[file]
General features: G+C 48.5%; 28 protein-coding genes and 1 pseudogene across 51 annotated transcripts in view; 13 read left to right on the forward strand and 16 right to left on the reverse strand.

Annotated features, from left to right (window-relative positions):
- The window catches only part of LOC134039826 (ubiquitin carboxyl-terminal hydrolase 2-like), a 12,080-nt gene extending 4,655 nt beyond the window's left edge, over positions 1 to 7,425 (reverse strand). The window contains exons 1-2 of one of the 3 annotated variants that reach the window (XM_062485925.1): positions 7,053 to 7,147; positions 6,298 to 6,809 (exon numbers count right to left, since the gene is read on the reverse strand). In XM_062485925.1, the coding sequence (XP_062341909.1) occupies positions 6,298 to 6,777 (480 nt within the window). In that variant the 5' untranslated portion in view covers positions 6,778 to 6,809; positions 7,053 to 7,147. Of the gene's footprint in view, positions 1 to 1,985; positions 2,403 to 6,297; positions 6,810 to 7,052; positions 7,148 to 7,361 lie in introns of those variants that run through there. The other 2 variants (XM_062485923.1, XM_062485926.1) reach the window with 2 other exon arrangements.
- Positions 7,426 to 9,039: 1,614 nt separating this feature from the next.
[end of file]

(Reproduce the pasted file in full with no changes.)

General features: G+C 48.5%; 28 protein-coding genes and 1 pseudogene across 51 annotated transcripts in view; 13 read left to right on the forward strand and 16 right to left on the reverse strand.

Annotated features, from left to right (window-relative positions):
- The window catches only part of LOC134039826 (ubiquitin carboxyl-terminal hydrolase 2-like), a 12,080-nt gene extending 4,655 nt beyond the window's left edge, over positions 1 to 7,425 (reverse strand). The window contains exons 1-2 of one of the 3 annotated variants that reach the window (XM_062485925.1): positions 7,053 to 7,147; positions 6,298 to 6,809 (exon numbers count right to left, since the gene is read on the reverse strand). In XM_062485925.1, the coding sequence (XP_062341909.1) occupies positions 6,298 to 6,777 (480 nt within the window). In that variant the 5' untranslated portion in view covers positions 6,778 to 6,809; positions 7,053 to 7,147. Of the gene's footprint in view, positions 1 to 1,985; positions 2,403 to 6,297; positions 6,810 to 7,052; positions 7,148 to 7,361 lie in introns of those variants that run through there. The other 2 variants (XM_062485923.1, XM_062485926.1) reach the window with 2 other exon arrangements.
- Positions 7,426 to 9,039: 1,614 nt separating this feature from the next.